Health Law Daily FDA approves emergency use of sterilization device for N95 respirators
News
Monday, April 13, 2020

FDA approves emergency use of sterilization device for N95 respirators

By Patricia K. Ruiz, J.D.

The FDA issued an emergency use authorization of a device used to sterilize compatible N95 respirators to help prevent exposure of health care personnel to the novel coronavirus.

The FDA authorized the emergency use of Advanced Sterilization Products, Inc. (ASP) STERRAD Sterilization Systems for the use of decontaminating compatible N95 respirators that are contaminated or potentially contaminated with SARS-CoV-2 or other pathogenic microorganisms during the COVID-19 pandemic. The agency found reasonable belief that use of the systems may be effective in preventing exposure to pathogenic airborne particulates when there are insufficient supplies of N95 respirators during the pandemic by decontaminating N95 respirators for single-user reuse.

The FDA waived the following requirements for the systems for the duration of the emergency use authorization (EUA): (1) applicable current good manufacturing practice requirements, including the quality system requirements; and (2) labeling requirements under the Food, Drug, and Cosmetic Act, except that the systems must comply with the authorized labeling requirements stated in the EUA.

Conditions of authorization. ASP must make authorized labeling for the systems available through the ASP website and notify its distribution list of health care facilities. ASP must instruct health care facilities, including all new customers, to notify ASP if they intend to use the systems for the emergency use. ASP will send the appropriate authorized labeling to each health care facility that notifies ASP of such intent. ASP must have a process in place for reporting adverse events about the systems and the decontaminated respirators, and these must be reported to the FDA weekly. ASP must also ensure that any records associated with the EUA are maintained until otherwise notified by the FDA, and records must be made available to the FDA for inspection upon request.

Advertising and promotion. The EUA requires that all advertising and promotional descriptive printed matter relating to the use of the systems be consistent with the authorized labeling. It also requires that no advertising or promotional descriptive printed matter related to the use of the systems represent or suggest that the products are safe or effective for the prevention or treatment of patients with COVID-19. Advertising and promotional descriptive matter should clearly and conspicuously state that the systems have neither been cleared nor approved for the prevention of COVID-19, the systems have been authorized by the FDA under an EUA, and the systems are authorized only for the duration of the declaration that circumstances exist justifying the authorization of the emergency use of the systems, unless authorization is terminated or revoked sooner.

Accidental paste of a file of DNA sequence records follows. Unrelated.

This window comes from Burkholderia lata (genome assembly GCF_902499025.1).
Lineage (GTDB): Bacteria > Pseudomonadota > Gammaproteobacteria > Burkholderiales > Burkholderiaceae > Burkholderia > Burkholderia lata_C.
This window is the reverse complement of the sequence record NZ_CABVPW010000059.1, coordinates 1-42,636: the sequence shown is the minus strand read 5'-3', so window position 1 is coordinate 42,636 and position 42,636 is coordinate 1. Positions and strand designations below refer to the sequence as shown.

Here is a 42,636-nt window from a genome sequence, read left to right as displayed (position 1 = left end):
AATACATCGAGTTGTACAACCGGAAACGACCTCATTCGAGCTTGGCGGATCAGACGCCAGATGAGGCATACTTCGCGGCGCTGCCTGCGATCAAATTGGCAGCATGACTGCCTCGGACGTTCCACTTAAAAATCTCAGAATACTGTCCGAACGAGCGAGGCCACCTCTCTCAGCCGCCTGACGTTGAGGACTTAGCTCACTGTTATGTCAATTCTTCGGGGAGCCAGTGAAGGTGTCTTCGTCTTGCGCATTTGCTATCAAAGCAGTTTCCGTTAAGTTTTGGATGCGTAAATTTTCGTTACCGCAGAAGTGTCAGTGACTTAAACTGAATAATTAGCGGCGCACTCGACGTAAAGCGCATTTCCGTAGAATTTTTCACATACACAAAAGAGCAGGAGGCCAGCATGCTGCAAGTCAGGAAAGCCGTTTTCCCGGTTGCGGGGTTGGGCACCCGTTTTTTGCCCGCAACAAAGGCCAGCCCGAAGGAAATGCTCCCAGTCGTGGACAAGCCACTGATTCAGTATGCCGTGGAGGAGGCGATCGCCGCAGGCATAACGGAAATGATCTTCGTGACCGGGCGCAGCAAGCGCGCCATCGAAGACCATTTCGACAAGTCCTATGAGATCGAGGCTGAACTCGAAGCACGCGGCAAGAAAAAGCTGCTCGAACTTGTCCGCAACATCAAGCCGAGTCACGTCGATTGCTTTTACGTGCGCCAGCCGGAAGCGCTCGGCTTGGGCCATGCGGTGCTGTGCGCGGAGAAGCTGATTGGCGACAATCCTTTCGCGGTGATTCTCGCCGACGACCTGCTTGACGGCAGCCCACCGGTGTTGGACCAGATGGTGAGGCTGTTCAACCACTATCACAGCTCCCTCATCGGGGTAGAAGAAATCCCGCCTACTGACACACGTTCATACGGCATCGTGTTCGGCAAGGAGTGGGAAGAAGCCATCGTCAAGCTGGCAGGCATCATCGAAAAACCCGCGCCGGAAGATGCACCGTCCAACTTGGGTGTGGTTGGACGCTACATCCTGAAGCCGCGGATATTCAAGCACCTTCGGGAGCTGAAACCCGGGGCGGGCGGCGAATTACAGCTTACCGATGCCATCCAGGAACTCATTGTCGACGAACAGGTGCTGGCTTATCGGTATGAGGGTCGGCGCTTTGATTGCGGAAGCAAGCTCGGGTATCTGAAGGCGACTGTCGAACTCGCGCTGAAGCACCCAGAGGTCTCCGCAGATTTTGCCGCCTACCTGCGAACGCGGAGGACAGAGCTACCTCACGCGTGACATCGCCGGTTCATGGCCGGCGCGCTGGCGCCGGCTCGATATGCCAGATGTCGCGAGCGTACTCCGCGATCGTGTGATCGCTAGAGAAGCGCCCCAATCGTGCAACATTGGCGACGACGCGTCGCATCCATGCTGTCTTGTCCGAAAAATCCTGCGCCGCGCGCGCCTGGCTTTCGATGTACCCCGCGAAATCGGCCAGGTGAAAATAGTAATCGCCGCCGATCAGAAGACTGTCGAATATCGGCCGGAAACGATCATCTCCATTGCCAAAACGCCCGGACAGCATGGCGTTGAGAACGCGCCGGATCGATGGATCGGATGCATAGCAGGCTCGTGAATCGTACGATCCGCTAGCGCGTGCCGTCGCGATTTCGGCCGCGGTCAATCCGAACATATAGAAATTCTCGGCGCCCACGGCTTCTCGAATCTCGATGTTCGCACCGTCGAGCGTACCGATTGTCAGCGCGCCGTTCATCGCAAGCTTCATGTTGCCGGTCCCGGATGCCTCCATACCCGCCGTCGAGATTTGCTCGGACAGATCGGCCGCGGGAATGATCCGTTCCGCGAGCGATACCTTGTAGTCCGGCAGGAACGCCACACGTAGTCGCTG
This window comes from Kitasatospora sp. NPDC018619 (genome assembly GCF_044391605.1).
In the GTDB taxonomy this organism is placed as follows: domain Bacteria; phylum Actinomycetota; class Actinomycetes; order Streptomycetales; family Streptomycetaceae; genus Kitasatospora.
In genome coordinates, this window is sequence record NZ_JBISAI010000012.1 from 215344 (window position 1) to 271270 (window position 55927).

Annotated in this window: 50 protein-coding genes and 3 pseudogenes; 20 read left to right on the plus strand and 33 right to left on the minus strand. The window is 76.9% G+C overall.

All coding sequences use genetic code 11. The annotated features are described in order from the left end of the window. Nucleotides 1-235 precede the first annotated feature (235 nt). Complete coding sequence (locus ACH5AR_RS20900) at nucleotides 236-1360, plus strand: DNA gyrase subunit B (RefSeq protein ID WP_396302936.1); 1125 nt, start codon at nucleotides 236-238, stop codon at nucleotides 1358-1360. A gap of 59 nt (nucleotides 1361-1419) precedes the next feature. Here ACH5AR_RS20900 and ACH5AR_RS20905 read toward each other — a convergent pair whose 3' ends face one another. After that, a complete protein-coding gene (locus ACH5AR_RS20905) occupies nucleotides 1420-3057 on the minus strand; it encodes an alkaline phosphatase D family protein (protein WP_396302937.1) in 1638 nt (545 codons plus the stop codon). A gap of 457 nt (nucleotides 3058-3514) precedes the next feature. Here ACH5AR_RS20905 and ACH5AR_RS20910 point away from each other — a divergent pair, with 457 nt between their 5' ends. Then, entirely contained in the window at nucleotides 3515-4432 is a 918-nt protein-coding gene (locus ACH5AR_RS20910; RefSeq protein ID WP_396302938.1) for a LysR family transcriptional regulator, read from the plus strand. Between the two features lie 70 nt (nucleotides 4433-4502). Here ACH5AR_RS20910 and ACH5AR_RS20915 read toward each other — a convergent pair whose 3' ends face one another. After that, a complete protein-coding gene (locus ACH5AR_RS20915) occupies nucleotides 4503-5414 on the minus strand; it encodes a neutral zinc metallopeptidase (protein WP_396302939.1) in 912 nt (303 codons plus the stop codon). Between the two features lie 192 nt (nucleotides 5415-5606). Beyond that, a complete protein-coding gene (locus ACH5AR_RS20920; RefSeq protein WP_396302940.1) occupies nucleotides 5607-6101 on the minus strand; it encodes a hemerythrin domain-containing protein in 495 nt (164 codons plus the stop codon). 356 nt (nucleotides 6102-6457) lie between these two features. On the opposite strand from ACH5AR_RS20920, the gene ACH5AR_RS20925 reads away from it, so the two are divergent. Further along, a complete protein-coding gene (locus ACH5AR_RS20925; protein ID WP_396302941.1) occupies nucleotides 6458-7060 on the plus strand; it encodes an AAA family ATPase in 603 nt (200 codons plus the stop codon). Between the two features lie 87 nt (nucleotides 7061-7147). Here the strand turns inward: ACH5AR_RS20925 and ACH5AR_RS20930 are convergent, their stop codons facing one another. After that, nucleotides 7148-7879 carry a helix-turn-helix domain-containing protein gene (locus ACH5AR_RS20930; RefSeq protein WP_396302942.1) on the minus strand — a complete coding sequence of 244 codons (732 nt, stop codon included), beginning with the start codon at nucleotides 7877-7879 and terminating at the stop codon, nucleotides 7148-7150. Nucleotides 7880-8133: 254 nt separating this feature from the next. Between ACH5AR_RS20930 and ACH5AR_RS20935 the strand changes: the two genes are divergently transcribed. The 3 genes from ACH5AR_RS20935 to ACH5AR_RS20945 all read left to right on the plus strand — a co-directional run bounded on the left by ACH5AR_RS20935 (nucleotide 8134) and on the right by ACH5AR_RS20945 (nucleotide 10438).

Requirements for health care facilities. Health care facilities must notify ASP of their intent to use the systems for emergency use. Facilities using N95 respirators that have undergone decontamination using the systems must make available to health care personnel who are or may be using the respirators the authorized fact sheet and instructions required to be provided by ASP. Facilities using decontaminated N95 respirators must monitor health care personnel using such respirators for the signs and symptoms of potential infection with SARS-CoV-2 or other respiratory infection and promptly report such information to ASP for reporting to the FDA. Reports of adverse events should be reported up to and including 14 days after the last contact with suspected SARS-CoV-2 virus. Facilities using the decontaminated respirators must inspect the respirators following the decontamination process; any discoloration or other signs of degradation with a decontaminated respirator should promptly be reported to ASP, and the health care facility should discard the respirator. Facilities must track the number of times a respirator is decontaminated, up to a maximum of two decontamination cycles per respirator. Facilities should return each respirator to its previous user.

MainStory: TopStory AgencyNews Covid19 GeneralNews MDNews FDCActNews MDeviceNews SafetyNews

Back to Top

Interested in submitting an article?

Submit your information to us today!

Learn More

Health Law Daily: Breaking legal news at your fingertips

Sign up today for your free trial to this daily reporting service created by attorneys, for attorneys. Stay up to date on health legal matters with same-day coverage of breaking news, court decisions, legislation, and regulatory activity with easy access through email or mobile app.